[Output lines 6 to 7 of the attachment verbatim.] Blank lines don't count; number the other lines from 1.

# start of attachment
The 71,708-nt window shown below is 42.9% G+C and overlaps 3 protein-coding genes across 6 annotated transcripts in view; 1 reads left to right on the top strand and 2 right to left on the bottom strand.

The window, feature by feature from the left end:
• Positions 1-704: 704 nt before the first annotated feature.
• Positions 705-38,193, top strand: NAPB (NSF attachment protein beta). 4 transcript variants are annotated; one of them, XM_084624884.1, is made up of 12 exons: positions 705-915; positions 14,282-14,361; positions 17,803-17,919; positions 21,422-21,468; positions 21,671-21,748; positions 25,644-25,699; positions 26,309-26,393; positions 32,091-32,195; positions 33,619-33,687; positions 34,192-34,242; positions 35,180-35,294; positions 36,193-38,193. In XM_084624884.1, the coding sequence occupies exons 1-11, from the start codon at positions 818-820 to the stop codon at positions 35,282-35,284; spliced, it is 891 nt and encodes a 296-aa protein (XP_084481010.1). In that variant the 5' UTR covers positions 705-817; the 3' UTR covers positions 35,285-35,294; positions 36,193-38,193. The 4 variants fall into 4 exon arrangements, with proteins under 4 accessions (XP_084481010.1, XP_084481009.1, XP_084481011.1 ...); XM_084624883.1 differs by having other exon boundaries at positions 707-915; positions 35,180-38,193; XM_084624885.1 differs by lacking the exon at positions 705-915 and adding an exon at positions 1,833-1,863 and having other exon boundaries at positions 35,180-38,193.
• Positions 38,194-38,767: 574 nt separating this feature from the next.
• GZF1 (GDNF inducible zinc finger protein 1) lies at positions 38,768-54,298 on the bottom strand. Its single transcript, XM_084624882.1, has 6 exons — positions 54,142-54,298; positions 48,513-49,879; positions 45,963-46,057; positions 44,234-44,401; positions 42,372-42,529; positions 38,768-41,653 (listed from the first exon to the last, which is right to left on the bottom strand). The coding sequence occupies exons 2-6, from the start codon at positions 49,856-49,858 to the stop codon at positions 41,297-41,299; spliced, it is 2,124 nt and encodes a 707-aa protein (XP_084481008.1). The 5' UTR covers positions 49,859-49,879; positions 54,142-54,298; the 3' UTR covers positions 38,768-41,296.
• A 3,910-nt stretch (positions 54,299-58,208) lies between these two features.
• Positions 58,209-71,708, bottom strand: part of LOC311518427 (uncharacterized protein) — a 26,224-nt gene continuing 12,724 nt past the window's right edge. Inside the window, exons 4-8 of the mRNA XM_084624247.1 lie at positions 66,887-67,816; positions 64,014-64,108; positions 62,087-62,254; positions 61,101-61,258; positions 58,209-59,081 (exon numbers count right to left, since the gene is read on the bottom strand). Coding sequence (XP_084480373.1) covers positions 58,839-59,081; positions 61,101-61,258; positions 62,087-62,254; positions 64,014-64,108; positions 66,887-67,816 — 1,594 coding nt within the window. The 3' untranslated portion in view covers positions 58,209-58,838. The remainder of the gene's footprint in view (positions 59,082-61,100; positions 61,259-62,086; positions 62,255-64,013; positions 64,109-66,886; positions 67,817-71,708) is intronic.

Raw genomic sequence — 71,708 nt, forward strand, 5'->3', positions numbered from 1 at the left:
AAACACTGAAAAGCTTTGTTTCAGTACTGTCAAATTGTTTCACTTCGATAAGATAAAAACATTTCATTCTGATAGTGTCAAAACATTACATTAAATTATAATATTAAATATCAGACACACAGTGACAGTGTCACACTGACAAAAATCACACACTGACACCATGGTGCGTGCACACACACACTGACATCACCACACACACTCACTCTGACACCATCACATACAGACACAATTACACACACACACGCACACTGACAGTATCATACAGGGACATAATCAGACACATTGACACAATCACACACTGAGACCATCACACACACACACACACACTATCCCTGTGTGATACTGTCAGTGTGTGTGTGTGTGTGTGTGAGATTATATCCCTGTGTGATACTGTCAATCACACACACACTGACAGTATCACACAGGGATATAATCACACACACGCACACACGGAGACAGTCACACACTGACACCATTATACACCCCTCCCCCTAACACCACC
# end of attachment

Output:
• GZF1 (GDNF inducible zinc finger protein 1) lies at positions 38,768-54,298 on the bottom strand. Its single transcript, XM_084624882.1, has 6 exons — positions 54,142-54,298; positions 48,513-49,879; positions 45,963-46,057; positions 44,234-44,401; positions 42,372-42,529; positions 38,768-41,653 (listed from the first exon to the last, which is right to left on the bottom strand). The coding sequence occupies exons 2-6, from the start codon at positions 49,856-49,858 to the stop codon at positions 41,297-41,299; spliced, it is 2,124 nt and encodes a 707-aa protein (XP_084481008.1). The 5' UTR covers positions 49,859-49,879; positions 54,142-54,298; the 3' UTR covers positions 38,768-41,296.
• A 3,910-nt stretch (positions 54,299-58,208) lies between these two features.